Deal or no deal in Beirut
While the eyes of the world are focused on the fading prospects of ending the Israeli-Palestinian conflict at the upcoming meeting in Annapolis, Md., an electoral deadlock in Lebanon grinds inexorably to a climax, threatening to upset an 18-year factional truce and ignite a new civil war that will add one more explosive ingredient to Middle East instability.
Lebanon’s problems are not new. They are rooted in the 1920s, when France’s colonial regime created the country out of Syrian territory and squeezed Christians, Druze and Muslims -- Sunni and Shiite -- into it. At that time, the Maronite Christians, whose close ties to France dated to the Middle Ages, were the colonial power’s political allies, so the constitution that France imparted required that Lebanon’s president, its most powerful official, be a Maronite. The prime minister, under the constitution, would be a Sunni Muslim and the speaker of the parliament would be a Shiite. The system, a peculiar form of democracy, is called “confessionalism.”
For most of the ensuing years, confessionalism enabled the sects to coexist in a fragile balance. The enormous exception was the horrible civil war that raged from 1975 to 1989, killing 100,000 and leaving much of the country in ruins. None of the sects wants a repetition.
The current president is Emile Lahoud, an ex-general whose term expires Friday. For weeks, the country’s political and sectarian leaders have been meeting in secret to agree on a replacement, who will have to be confirmed by the parliament in order to take office. So far, they have failed.
Basic to the deadlock is the steady growth of the Shiite community, which is now acknowledged to be the largest of the country’s major sects. Its principal voice is Hezbollah, an organization that is, all at once, political, social, religious and military. A year ago, Hezbollah’s militia single-handedly stopped an incursion of the Israeli army into south Lebanon, significantly enhancing its prestige across the country. But when it demanded more political power as a reward, it was rebuffed, and its ministers quit the Cabinet. Hezbollah’s parliamentary representation, however, remains strong.
It is no secret that Hezbollah’s arms and money come chiefly from Shiite Iran, with help from Syria. Hezbollah denies that it is beholden to either country. It is motivated, Hezbollah says, purely by Lebanese nationalism. But the U.S. -- insisting that Hezbollah is an Iranian-Syrian pawn and a collaborator in global terrorism -- strongly backs its rivals.
The U.S. position doesn’t carry much weight with the Lebanese these days -- mostly because of its role in Israel’s invasion last year, when American officials did little or nothing to stop the incursion.
Few Lebanese -- no matter what their sectarian loyalty -- can forgive the U.S. role. They are reminded of it every day, by the rubble strewn across south Lebanon from repeated bombings. Lebanon’s prime minister told me in an interview that a million cluster bombs and 380,000 mines lie unexploded in the area, bringing almost daily casualties. I myself saw a 10-foot crater among the shabby apartment buildings of a Shiite quarter of Beirut. Bombed bridges and roads, far from the battlefields, still impair normal traffic. Even now, Israeli jets violate Lebanese airspace daily, overflying Beirut.
Though most Lebanese have grown used to America’s pro-Israel policy, they are now watching with anxiety as the U.S. emphasizes Hezbollah’s role as a surrogate for Iran and Syria. Lebanese have little sympathy for Iran and even less for Syria, not just because of Syria’s three-decade occupation of Lebanon but also because of the recent assassinations widely attributed to Syria, notably of the popular Lebanese prime minister, Rafik Hariri. Still, the Lebanese are outraged at America’s use of their soil, in war and politics, as the playing field for its ongoing feuds with Iran and Syria.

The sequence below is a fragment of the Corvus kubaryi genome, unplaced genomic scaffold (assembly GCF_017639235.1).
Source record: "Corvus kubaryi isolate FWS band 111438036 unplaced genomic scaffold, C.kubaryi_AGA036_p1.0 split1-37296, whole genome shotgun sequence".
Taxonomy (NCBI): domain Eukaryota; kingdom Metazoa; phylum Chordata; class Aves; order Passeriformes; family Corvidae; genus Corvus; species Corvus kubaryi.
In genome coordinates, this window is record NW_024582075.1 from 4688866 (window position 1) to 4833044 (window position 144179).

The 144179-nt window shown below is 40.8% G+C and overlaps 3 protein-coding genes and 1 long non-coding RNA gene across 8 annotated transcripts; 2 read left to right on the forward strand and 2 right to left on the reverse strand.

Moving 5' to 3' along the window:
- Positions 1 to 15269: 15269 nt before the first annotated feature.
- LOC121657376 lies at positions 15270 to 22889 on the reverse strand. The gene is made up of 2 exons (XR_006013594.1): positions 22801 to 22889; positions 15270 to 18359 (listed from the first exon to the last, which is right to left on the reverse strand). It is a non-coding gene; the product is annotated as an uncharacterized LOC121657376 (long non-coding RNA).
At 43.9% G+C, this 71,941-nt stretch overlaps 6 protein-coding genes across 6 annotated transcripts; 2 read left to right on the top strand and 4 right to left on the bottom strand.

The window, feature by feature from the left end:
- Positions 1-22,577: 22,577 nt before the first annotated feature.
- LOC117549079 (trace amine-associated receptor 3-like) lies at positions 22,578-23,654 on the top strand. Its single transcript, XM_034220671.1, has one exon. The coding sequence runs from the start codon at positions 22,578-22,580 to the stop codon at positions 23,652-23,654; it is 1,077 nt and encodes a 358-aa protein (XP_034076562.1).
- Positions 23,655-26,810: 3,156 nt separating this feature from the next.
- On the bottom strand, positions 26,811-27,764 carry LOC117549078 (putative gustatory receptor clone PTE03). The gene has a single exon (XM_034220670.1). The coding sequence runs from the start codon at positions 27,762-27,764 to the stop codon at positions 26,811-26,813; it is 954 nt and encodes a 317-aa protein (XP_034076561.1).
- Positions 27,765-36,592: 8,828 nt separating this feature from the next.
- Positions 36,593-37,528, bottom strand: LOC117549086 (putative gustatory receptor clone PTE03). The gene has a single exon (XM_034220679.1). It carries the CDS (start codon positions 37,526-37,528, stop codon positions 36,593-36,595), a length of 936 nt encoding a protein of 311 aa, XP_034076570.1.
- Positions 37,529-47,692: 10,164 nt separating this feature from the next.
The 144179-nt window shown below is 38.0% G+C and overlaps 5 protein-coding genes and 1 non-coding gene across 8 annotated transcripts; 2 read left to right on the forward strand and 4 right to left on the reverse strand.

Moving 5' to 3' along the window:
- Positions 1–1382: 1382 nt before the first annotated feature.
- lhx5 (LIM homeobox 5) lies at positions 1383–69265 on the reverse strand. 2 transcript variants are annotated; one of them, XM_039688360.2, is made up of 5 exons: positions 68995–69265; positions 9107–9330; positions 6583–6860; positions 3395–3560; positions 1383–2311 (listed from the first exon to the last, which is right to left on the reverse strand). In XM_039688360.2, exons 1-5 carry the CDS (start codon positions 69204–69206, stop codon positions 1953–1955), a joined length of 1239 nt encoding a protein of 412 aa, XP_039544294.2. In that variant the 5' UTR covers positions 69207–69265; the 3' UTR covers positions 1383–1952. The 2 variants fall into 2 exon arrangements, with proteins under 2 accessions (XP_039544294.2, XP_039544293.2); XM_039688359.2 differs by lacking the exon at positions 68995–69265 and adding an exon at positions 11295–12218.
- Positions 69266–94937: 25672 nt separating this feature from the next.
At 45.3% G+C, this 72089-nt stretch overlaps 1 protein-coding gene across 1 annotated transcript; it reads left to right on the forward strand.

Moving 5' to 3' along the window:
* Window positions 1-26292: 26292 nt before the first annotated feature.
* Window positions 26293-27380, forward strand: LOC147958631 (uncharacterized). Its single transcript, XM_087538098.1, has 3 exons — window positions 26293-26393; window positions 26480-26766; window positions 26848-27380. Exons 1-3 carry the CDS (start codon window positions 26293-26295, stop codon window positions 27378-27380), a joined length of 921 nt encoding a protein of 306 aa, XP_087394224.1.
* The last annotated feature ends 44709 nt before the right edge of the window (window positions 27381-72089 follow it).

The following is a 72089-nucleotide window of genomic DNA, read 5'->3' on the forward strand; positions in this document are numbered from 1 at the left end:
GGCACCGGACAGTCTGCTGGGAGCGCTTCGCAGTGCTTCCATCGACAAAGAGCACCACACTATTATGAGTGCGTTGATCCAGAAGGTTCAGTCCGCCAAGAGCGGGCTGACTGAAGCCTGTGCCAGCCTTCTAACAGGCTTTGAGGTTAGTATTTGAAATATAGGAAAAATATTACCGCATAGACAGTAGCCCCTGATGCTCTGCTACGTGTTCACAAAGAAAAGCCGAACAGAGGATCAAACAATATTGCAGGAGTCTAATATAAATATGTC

On Nov. 8, Assistant Secretary of State David Welch made clear to Congress that the U.S. opposed the election of a president by any consensus that included Hezbollah. Under Lebanese law, a presidential candidate needs to win the support of two-thirds of the parliament to be elected on the first ballot, but after that, a simple majority suffices. Welch suggested that the U.S. would use its economic and political muscle to back a candidate that it considered favorable to U.S. interests. The U.S. strategy, as the Lebanese see it, is to promote a narrow, anti-Hezbollah majority on the second ballot.
Most Lebanese seem to be holding their breath, denying that civil war looms. The many private militias that were primed for battle in 1975 no longer exist, they point out. Even though Hezbollah has the strongest armed force in the country -- stronger than the Lebanese army, which mirrors the society’s schisms -- it shows no sign of preparing for a putsch. Most Lebanese tell themselves the factions will remain stubborn until the last minute, then make a deal.
But if they don’t, what then? The most common prediction is that Hezbollah will reject the legitimacy of a narrowly based president supported by the United States and form a rival government, eroding the integrity of the state. Where Lebanon goes from there -- where the Middle East goes from there -- is anyone’s guess.
A Lebanese explosion scares the Arab world, which is already in turmoil; it should also scare Washington. At the very least, it would aggravate the Shiite-Sunni conflict in Iraq. But it also would add kindling to the Israeli-Palestinian struggle, especially if the Annapolis meeting flops. A consensus president would restore a measure of equilibrium to a very fragile country. Failure by all the factions to come together on a candidate would leave the entire region more dangerous, placing in jeopardy everyone’s interests, including our own.